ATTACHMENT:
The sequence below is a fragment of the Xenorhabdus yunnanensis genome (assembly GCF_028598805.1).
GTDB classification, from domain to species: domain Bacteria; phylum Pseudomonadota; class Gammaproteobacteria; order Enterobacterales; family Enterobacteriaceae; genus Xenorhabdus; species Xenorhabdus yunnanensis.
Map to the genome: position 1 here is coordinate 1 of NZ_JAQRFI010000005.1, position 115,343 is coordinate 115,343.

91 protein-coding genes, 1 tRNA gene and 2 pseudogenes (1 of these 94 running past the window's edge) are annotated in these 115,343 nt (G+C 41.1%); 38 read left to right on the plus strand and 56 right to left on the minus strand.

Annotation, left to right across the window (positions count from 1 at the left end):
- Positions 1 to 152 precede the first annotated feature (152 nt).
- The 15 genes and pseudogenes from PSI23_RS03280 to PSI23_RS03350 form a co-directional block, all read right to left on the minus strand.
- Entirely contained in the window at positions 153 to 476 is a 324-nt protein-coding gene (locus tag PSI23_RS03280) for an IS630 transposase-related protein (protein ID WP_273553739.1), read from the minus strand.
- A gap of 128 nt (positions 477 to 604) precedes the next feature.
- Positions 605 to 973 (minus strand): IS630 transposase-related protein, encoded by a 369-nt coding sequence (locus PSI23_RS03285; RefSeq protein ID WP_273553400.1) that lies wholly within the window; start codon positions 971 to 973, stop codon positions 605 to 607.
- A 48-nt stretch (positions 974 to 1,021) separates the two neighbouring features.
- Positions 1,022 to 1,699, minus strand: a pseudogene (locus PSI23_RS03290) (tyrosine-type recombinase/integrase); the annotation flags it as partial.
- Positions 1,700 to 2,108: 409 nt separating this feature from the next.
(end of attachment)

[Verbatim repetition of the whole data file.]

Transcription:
The sequence below is a fragment of the Xenorhabdus yunnanensis genome (assembly GCF_028598805.1).
GTDB classification, from domain to species: domain Bacteria; phylum Pseudomonadota; class Gammaproteobacteria; order Enterobacterales; family Enterobacteriaceae; genus Xenorhabdus; species Xenorhabdus yunnanensis.
Map to the genome: position 1 here is coordinate 1 of NZ_JAQRFI010000005.1, position 115,343 is coordinate 115,343.

91 protein-coding genes, 1 tRNA gene and 2 pseudogenes (1 of these 94 running past the window's edge) are annotated in these 115,343 nt (G+C 41.1%); 38 read left to right on the plus strand and 56 right to left on the minus strand.

Annotation, left to right across the window (positions count from 1 at the left end):
- Positions 1 to 152 precede the first annotated feature (152 nt).
- The 15 genes and pseudogenes from PSI23_RS03280 to PSI23_RS03350 form a co-directional block, all read right to left on the minus strand.
- Entirely contained in the window at positions 153 to 476 is a 324-nt protein-coding gene (locus tag PSI23_RS03280) for an IS630 transposase-related protein (protein ID WP_273553739.1), read from the minus strand.
- A gap of 128 nt (positions 477 to 604) precedes the next feature.
- Positions 605 to 973 (minus strand): IS630 transposase-related protein, encoded by a 369-nt coding sequence (locus PSI23_RS03285; RefSeq protein ID WP_273553400.1) that lies wholly within the window; start codon positions 971 to 973, stop codon positions 605 to 607.
- A 48-nt stretch (positions 974 to 1,021) separates the two neighbouring features.
- Positions 1,022 to 1,699, minus strand: a pseudogene (locus PSI23_RS03290) (tyrosine-type recombinase/integrase); the annotation flags it as partial.
- Positions 1,700 to 2,108: 409 nt separating this feature from the next.